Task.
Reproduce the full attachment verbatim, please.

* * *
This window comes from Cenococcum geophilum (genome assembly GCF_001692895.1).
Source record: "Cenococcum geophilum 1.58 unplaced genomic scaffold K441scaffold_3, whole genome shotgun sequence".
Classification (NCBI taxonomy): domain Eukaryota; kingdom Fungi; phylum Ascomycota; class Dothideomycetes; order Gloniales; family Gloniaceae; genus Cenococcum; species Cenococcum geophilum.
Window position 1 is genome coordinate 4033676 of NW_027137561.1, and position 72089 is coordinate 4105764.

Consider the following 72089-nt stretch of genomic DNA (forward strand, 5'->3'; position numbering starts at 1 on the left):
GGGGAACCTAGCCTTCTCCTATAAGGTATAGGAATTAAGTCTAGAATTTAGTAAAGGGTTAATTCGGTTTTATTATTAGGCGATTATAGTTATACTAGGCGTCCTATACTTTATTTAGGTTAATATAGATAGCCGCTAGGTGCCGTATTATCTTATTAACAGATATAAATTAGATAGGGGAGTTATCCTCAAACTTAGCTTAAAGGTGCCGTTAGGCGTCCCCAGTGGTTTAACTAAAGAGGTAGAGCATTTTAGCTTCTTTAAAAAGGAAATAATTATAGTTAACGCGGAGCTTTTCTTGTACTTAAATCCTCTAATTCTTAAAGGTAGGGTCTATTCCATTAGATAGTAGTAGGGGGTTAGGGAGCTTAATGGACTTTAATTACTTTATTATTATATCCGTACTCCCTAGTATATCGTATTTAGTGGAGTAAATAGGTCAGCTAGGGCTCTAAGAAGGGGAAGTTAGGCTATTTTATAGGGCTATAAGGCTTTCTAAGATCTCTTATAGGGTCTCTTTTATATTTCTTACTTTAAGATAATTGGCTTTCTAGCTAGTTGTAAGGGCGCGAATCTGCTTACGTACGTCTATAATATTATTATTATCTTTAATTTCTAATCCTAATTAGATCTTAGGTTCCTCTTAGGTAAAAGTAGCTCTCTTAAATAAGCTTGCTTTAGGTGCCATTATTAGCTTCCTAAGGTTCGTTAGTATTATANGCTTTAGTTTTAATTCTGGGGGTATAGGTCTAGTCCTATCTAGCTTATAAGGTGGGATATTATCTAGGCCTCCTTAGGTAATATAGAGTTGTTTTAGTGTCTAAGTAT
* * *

This window comes from Cenococcum geophilum (genome assembly GCF_001692895.1).
Source record: "Cenococcum geophilum 1.58 unplaced genomic scaffold K441scaffold_3, whole genome shotgun sequence".
Classification (NCBI taxonomy): domain Eukaryota; kingdom Fungi; phylum Ascomycota; class Dothideomycetes; order Gloniales; family Gloniaceae; genus Cenococcum; species Cenococcum geophilum.
Window position 1 is genome coordinate 4033676 of NW_027137561.1, and position 72089 is coordinate 4105764.

Consider the following 72089-nt stretch of genomic DNA (forward strand, 5'->3'; position numbering starts at 1 on the left):
GGGGAACCTAGCCTTCTCCTATAAGGTATAGGAATTAAGTCTAGAATTTAGTAAAGGGTTAATTCGGTTTTATTATTAGGCGATTATAGTTATACTAGGCGTCCTATACTTTATTTAGGTTAATATAGATAGCCGCTAGGTGCCGTATTATCTTATTAACAGATATAAATTAGATAGGGGAGTTATCCTCAAACTTAGCTTAAAGGTGCCGTTAGGCGTCCCCAGTGGTTTAACTAAAGAGGTAGAGCATTTTAGCTTCTTTAAAAAGGAAATAATTATAGTTAACGCGGAGCTTTTCTTGTACTTAAATCCTCTAATTCTTAAAGGTAGGGTCTATTCCATTAGATAGTAGTAGGGGGTTAGGGAGCTTAATGGACTTTAATTACTTTATTATTATATCCGTACTCCCTAGTATATCGTATTTAGTGGAGTAAATAGGTCAGCTAGGGCTCTAAGAAGGGGAAGTTAGGCTATTTTATAGGGCTATAAGGCTTTCTAAGATCTCTTATAGGGTCTCTTTTATATTTCTTACTTTAAGATAATTGGCTTTCTAGCTAGTTGTAAGGGCGCGAATCTGCTTACGTACGTCTATAATATTATTATTATCTTTAATTTCTAATCCTAATTAGATCTTAGGTTCCTCTTAGGTAAAAGTAGCTCTCTTAAATAAGCTTGCTTTAGGTGCCATTATTAGCTTCCTAAGGTTCGTTAGTATTATANGCTTTAGTTTTAATTCTGGGGGTATAGGTCTAGTCCTATCTAGCTTATAAGGTGGGATATTATCTAGGCCTCCTTAGGTAATATAGAGTTGTTTTAGTGTCTAAGTAT